In this leaflet by the HSE it again clearly states that
'The contents of any first-aid kit should reflect the outcome of your first-aid needs assessment.'

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British Standard 8599


The suggested content list of BS 8599 is

• a leaflet giving general guidance on first aid

• individually wrapped sterile plasters (of assorted sizes)

• sterile eye pads

• individually wrapped triangular bandages

• safety pins

• large, individually wrapped, sterile, unmedicated wound dressings

• medium-sized, individually wrapped, sterile, unmedicated wound dressings

• disposable gloves

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Contents of a First Aid Kit


Let's go through that list on an individual basis.

  • a leaflet giving general guidance on first aid - that is very handy indeed, because who can remember everything they have learned in their last first aid training course? Make sure the leaflet, or why not a copy of our Emergency First Aid at Work book, is up to date.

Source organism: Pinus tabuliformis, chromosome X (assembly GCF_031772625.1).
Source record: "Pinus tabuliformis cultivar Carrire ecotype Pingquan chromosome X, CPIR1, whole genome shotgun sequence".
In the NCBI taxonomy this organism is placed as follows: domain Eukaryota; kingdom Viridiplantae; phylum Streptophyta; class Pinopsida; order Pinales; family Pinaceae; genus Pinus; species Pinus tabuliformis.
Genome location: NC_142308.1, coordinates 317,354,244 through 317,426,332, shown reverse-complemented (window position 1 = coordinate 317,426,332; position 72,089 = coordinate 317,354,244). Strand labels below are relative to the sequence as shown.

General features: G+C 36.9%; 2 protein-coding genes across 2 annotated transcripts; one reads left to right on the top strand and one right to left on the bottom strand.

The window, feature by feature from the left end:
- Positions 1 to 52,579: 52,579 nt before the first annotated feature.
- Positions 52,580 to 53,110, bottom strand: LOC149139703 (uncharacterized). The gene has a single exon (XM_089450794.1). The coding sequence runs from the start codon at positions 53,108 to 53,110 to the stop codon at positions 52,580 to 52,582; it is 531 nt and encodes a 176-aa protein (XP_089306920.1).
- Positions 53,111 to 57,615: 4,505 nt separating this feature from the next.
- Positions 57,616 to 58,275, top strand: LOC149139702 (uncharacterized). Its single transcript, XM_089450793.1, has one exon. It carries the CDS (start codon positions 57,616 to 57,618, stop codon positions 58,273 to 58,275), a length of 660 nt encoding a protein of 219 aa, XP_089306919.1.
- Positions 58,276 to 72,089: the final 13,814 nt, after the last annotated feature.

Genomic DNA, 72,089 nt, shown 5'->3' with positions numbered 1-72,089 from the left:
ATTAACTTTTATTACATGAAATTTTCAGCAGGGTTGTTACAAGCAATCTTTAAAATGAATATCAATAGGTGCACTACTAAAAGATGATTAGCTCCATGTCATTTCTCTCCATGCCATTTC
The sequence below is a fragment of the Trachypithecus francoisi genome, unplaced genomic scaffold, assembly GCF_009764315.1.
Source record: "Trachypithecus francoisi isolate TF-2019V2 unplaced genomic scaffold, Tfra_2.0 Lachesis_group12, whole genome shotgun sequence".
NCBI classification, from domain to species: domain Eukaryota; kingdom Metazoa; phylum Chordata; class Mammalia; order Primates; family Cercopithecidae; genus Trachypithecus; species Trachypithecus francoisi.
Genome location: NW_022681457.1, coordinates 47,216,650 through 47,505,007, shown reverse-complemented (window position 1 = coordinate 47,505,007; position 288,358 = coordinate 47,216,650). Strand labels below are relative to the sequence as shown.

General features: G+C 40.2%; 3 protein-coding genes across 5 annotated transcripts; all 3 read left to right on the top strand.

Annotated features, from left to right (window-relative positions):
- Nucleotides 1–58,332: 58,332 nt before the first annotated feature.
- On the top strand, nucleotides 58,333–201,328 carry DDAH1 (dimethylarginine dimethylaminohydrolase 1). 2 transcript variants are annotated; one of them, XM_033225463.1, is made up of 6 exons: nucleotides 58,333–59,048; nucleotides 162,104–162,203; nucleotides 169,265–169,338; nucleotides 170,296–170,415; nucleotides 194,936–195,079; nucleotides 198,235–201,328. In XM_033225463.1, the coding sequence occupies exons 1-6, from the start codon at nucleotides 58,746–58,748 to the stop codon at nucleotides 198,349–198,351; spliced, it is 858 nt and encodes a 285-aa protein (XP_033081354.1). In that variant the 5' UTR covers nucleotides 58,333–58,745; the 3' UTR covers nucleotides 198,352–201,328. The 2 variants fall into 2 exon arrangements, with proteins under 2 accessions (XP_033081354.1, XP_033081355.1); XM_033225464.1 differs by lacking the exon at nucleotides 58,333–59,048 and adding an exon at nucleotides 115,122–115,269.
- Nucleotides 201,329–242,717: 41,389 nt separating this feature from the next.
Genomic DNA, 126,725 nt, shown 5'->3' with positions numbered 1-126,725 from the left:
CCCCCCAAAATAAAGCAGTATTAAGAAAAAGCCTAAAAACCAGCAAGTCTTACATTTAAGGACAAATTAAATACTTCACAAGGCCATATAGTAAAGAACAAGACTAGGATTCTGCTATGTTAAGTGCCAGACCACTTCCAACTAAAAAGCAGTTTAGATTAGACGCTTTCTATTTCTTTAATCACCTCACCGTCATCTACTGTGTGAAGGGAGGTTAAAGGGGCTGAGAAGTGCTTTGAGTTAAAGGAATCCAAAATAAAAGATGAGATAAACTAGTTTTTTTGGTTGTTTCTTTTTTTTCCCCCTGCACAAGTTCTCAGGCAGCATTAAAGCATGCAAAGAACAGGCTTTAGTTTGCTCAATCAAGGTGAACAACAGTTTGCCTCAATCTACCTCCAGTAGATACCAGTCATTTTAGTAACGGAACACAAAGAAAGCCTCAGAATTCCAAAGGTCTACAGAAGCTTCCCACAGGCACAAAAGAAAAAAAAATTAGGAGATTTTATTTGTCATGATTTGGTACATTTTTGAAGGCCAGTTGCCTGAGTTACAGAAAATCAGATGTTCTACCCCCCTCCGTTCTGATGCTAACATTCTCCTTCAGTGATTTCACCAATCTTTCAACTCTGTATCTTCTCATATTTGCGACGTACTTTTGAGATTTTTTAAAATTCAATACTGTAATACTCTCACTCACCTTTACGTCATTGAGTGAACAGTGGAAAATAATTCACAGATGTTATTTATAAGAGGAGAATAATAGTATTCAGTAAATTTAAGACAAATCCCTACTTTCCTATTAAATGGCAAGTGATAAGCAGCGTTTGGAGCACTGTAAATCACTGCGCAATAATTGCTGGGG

• individually wrapped sterile plasters (of assorted sizes) - always have assorted sizes. Plasters that are to be used where food is prepared or served need to be brightly coloured (usually blue, like these that we sell in our shop.
  • sterile eye pads - if someone has an eye injury, you could either use eye pads, or two sterile bandages instead. Yes, I said two. If someone has an eye injury, you have to bandage up both eyes. If you work with chemicals or there are other risks identified in your needs assessment, then eye wash vials or eye wash stations may be needed as well.